Cuckoo’s Nest Halt

Blacker Wood

Last April, after a winter that had lingered on and on, we were keen to get out as soon as the spring blossom started to appear. A friend, Philippa Coultish, was taking us around her local patch: the valley of Park Gate Dike, northeast of Skelmanthorpe. Because of the ‘Beast from the East’ snowstorms, we were a bit early for the flowers we’d planned to see in Blacker Wood.

Denby Dale Walks

On our way back towards the town, we walked parallel with the Kirklees Light Railway and watched one of the narrow gauge steam trains make a stop up at Cuckoo’s Nest Halt. I’ve yet to take a trip on the railway but hope we can return to walk from station to station alongside the line, then get the train back.

There’s an excellent pack of leaflets, Walking in and around Denby Dale with fourteen walks, centred on Denby Dale, Skelmanthorpe, Clayton West and Emley.


Denby Dale Walkers are Welcome leaflets, available as PDFs.


Drawn from a photograph taken by the Middle Lake, Nostell Priory, April 2018

If Laurence Llewelyn-Bowen was asked to design an aquatic insect, this is what he might come up with. The smoke-tinted wings of the alderfly are folded like a roof and supported by a tracery of veins, in the style of a Tiffany lamp. Despite these stylish wings they don’t venture far from the water’s edge.

The alderfly larva is a predator, using powerful pincer-like jaws to to prey on aquatic insects such as caddis and mayfly larvae.

Evernia Lichen

This tuft of Evernia prunastri, a common grey-green foliose (leaf-like) lichen was growing on a twig at the edge of the copse alongside the Balk at Netherton. Its branching pattern, always dividing into two, reminds me of fronds of seaweed. Evernia means ‘branched’.

The fronds (the branches of thallus, or body of the lichen) are strap-shaped (not cylindrical, as in a similar-looking lichen, Ramalina), usually paler underneath. You’re probably thinking that if this is a lichen where are the spore-producing bodies? They’re rarely seen and reproduction is often via those granules – the soredia – dotted all over the surface, which can eventually break off to form new lichens.

From Twig to Wig

In Lichens, an Illustrated Guide, Frank S Dobson lists the numerous uses that this lichen has been put to: as wadding for shotguns and as powder for wigs; as a flavouring in bread in the Middle East; as a fixative for perfume; and as an antibiotic, although Dobson adds that it has been known to trigger an allergy in woodcutters. Long-tailed tits use it to camouflage their nests.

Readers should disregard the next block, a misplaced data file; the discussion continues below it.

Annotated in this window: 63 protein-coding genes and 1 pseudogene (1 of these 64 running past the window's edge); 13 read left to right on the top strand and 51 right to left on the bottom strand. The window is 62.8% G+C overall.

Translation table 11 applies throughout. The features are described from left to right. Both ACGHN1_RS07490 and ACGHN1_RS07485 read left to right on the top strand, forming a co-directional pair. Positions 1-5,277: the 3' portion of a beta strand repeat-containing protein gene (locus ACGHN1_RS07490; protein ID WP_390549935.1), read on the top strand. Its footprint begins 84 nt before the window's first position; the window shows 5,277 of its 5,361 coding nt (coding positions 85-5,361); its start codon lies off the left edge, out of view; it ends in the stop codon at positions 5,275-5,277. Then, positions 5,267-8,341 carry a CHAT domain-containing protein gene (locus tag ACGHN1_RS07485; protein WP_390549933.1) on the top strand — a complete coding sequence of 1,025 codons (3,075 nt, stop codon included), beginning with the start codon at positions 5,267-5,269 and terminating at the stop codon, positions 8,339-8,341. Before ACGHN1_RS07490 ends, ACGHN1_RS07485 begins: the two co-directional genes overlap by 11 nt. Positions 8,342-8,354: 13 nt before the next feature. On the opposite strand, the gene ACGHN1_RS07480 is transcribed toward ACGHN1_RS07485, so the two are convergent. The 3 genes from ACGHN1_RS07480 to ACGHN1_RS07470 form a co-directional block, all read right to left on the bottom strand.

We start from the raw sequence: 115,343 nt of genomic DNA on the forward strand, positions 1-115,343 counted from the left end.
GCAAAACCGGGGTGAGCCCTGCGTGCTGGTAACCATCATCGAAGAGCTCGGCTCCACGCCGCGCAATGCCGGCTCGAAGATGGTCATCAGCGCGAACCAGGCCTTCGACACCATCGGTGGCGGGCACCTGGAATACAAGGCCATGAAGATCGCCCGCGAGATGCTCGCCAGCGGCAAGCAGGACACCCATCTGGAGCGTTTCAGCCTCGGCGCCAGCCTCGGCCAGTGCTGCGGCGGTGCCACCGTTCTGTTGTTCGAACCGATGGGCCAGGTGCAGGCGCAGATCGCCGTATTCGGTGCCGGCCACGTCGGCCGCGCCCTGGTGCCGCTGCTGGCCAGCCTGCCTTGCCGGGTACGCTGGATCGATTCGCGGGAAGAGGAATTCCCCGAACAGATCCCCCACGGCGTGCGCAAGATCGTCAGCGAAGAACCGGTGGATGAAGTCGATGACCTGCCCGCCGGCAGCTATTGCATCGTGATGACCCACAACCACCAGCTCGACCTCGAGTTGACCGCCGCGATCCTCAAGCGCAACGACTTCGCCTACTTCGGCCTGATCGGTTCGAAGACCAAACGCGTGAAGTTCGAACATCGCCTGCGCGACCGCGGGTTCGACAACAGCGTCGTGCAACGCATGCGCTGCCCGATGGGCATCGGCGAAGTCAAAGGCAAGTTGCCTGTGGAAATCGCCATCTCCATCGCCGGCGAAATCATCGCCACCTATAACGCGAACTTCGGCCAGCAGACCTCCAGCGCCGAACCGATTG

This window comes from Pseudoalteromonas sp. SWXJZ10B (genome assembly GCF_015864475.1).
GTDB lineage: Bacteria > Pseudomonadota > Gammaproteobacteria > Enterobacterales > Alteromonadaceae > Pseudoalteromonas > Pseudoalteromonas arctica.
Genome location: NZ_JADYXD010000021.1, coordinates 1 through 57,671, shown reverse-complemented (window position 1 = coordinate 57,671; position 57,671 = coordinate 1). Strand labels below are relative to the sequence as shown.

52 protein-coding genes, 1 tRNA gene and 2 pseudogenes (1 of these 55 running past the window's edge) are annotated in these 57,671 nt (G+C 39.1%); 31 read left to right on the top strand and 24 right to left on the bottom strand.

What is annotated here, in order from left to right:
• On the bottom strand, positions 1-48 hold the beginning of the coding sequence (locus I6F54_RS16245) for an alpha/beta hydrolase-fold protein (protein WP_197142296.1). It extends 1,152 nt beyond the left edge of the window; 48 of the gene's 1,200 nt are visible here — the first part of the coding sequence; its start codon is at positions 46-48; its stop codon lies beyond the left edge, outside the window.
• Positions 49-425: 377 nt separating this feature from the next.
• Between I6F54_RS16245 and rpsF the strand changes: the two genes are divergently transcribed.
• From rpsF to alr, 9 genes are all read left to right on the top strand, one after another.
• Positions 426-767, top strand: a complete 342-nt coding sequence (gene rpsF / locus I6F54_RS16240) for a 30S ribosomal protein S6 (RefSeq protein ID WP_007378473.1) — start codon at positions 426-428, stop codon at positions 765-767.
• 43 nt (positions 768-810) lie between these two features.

It is distributed throughout Britain and is very common on twigs, rocks, fences and even on consolidated sand dunes and it can cope with a moderate amount of pollution.

The Stile at Coxley Dam

stile at Coxley Dam
The stile today.

In the spring of 1996, I took my easel to the car park at the bottom of Coxley Lane and painted, in acrylics, a small canvas of this stile. I like the informal way the stile invites you to step over and explore.

As a subject, the variety of simple shapes is appealing to draw. Unlike the more user-friendly metal kissing gate fifty yards along the path that goes up to the right, this homemade stile is something that has grown from the landscape with those two blocks of local sandstone and the self-sown ash tree.

Coxley stile

The ash saplings appear to have grown from the stump of a tree which has been felled. The one in the foreground has grown over the past twenty-two years to engulf a third sandstone block, clearly visible on the right in the original painting.

The Coxley Stile canvas is now in the private collection of an astute and discerning couple (have to say that as they read this blog) in Cumbria.